A cost-minimization study of telemedicine. The case of telemonitored polysomnography to diagnose obstructive sleep apnea syndrome.
ABSTRACT In a context where sleep laboratories are overwhelmed by a growing demand to diagnose obstructive sleep apnea syndrome (OSAS), efficient substitutive solutions to in-laboratory polysomnography should be found. To compare the effectiveness and costs of home unattended polysomnography (Hpsg) and telemonitored polysomnography (TMpsg), a cost minimization study was performed.
In a crossover trial, 99 patients underwent on two consecutive nights TMpsg and Hpsg according to a randomized order. A legibility recording criterion was retained to measure effectiveness. A microcosting study of TMpsg and Hpsg was performed. The risks to adopt home strategy or telemonitored strategy, according to different scenario chosen to reach the diagnosis in case of failure of Hpsg or TMpsg, were analyzed.
The recording was considered to be ineffective in 11.2% of TMpsg (95% CI, 4.9-17.4) and in 23.4% (95% CI, 19.12-27.68) of Hpsg. The effectiveness differential was 12.2% (95% CI, 1.8-22.6) (p = .02). Assuming that in case of failure PSGs would be re-realized in the same condition to reach the diagnosis, then TMpsg could be selected if Hc/TMc (cost of Hpsg/cost of TMpsg) > 0.97; Hpsg could be selected if Hc/TMc < 0.76. If 0.76 < or = Hc/TMc < or = 0.97, the choice of TMpsg would be ambiguous. TMc was estimated to be $244, while Hc was $153 (Hc/TMc = 0.63).
Unless some specific geographical situations generate significant transport costs, the implementation of a strategy based on unattended polysomnography at home is cost-saving compared to a telemonitoring strategy.
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ABSTRACT: Telemedicine has been advocated as an effective means to provide health care services over a distance. Systematic information on costs and consequences has been called for to support decision-making in this field. This paper provides a review of the quality, validity and generalisability of economic evaluations in telemedicine. A systematic literature search in all relevant databases was conducted and forms the basis for addressing these issues. Only articles published in peer-reviewed journals and written in English in the period from 1990 to 2007 were analysed. The literature search identified 33 economic evaluations where both costs (resource use) and outcomes (non-resource consequences) were measured. This review shows that economic evaluations in telemedicine are highly diverse in terms of both the study context and the methods applied. The articles covered several medical specialities ranging from cardiology and dermatology to psychiatry. The studies analysed telemedicine in home care, and in primary and secondary care settings using a variety of different technologies including videoconferencing, still-images and monitoring (store-and-forward telemedicine). Most studies used multiple outcome measures and analysed the effects using disaggregated cost-consequence frameworks. Objectives, study design, and choice of comparators were mostly well reported. The majority of the studies lacked information on perspective and costing method, few used general statistics and sensitivity analysis to assess validity, and even fewer used marginal analysis. As this paper demonstrates, the majority of the economic evaluations reviewed were not in accordance with standard evaluation techniques. Further research is needed to explore the reasons for this and to address how economic evaluation in telemedicine best can take advantage of local constraints and at the same time produce valid and generalisable results.Cost Effectiveness and Resource Allocation 01/2009; 7:18. · 0.87 Impact Factor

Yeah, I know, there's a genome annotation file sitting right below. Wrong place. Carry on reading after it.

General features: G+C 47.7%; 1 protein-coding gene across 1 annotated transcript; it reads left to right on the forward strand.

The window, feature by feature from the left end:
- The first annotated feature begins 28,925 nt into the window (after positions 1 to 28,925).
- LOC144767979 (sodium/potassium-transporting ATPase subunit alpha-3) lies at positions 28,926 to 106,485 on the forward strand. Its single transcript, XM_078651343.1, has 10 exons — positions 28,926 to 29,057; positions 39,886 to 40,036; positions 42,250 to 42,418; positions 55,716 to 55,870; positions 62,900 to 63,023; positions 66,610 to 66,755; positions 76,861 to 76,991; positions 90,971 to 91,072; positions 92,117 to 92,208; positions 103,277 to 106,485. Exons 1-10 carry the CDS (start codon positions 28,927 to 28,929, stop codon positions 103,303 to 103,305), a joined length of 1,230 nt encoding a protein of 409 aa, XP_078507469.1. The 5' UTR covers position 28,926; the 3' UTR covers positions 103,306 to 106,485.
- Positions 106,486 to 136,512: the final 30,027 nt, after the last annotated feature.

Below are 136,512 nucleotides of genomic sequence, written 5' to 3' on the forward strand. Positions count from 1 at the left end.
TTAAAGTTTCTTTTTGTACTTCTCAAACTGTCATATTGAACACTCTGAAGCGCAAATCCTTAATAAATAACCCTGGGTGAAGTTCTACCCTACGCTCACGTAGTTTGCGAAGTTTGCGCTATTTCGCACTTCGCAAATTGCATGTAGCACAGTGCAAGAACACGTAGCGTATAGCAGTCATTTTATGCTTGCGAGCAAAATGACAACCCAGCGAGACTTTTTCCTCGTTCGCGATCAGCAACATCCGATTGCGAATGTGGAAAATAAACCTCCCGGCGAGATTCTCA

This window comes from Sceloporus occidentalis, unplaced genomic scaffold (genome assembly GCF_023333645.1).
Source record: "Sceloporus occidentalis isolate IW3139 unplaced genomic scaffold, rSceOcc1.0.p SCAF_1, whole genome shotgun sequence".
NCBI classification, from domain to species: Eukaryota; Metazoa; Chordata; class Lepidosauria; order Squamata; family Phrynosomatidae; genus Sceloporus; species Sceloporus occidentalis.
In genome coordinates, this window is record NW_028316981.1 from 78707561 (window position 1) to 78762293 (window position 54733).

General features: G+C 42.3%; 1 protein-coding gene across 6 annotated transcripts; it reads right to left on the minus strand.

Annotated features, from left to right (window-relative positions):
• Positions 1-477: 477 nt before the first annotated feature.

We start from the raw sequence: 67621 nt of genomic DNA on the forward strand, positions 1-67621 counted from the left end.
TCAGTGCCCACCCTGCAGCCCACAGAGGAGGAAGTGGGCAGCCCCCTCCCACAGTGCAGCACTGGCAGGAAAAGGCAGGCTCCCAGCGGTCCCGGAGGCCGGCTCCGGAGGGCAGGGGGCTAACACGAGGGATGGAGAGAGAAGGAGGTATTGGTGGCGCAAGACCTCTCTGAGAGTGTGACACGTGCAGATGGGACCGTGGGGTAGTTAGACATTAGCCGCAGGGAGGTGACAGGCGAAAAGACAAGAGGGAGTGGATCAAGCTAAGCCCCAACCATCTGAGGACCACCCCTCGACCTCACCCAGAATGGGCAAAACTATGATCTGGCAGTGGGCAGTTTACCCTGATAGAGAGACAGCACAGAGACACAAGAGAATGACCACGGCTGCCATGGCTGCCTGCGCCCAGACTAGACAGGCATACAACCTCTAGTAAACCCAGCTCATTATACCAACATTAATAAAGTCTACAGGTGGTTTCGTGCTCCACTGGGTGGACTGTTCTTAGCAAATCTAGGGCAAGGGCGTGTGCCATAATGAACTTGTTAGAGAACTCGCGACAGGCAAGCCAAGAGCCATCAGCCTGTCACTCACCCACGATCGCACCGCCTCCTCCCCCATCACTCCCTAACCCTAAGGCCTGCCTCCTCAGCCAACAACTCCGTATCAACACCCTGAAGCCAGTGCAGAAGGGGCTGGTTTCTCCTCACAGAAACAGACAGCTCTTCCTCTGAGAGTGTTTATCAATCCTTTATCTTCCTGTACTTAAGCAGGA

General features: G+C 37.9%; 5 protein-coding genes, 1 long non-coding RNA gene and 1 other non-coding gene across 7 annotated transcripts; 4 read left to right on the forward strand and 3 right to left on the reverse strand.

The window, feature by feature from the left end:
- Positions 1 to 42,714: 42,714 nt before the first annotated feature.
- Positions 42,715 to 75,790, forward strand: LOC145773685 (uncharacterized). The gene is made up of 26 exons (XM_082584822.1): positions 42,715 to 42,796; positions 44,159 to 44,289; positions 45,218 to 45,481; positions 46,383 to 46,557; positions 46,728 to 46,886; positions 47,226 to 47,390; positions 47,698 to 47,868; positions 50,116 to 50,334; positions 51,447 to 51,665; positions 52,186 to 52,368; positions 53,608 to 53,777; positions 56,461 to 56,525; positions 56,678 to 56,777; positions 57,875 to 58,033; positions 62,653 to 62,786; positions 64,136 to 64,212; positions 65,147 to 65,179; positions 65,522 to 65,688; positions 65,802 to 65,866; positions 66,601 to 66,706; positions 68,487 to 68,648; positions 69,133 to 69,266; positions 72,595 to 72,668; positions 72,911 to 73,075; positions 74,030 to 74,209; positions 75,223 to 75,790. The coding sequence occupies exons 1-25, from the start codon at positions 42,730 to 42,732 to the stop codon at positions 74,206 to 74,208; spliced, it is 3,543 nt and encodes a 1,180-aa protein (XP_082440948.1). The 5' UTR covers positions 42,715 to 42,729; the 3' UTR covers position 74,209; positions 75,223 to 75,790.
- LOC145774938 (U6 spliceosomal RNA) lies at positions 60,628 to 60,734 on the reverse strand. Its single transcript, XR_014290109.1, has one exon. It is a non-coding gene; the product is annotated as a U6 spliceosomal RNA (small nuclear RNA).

Article: Portable-monitor testing: an alternative strategy for managing patients with obstructive sleep apnea.[show abstract] [hide abstract]
ABSTRACT: Portable-monitor testing is being used increasingly in ambulatory management pathways for the diagnosis and treatment of patients with obstructive sleep apnea. Wide varieties of portable monitors are commercially available and they range from single-channel recorders to units that record a full polysomnogram. Recent comparative effectiveness research studies have shown that clinical outcomes of patients with a high pretest probability for obstructive sleep apnea who receive ambulatory management using portable-monitor testing have similar functional outcomes and adherence to continuous positive airway pressure treatment, compared to patients managed with in-laboratory polysomnography. The cost-effectiveness of portable-monitor testing and its potential to improve patient access to diagnosis and treatment requires further investigation.Respiratory care 09/2010; 55(9):1196-215. · 2.01 Impact Factor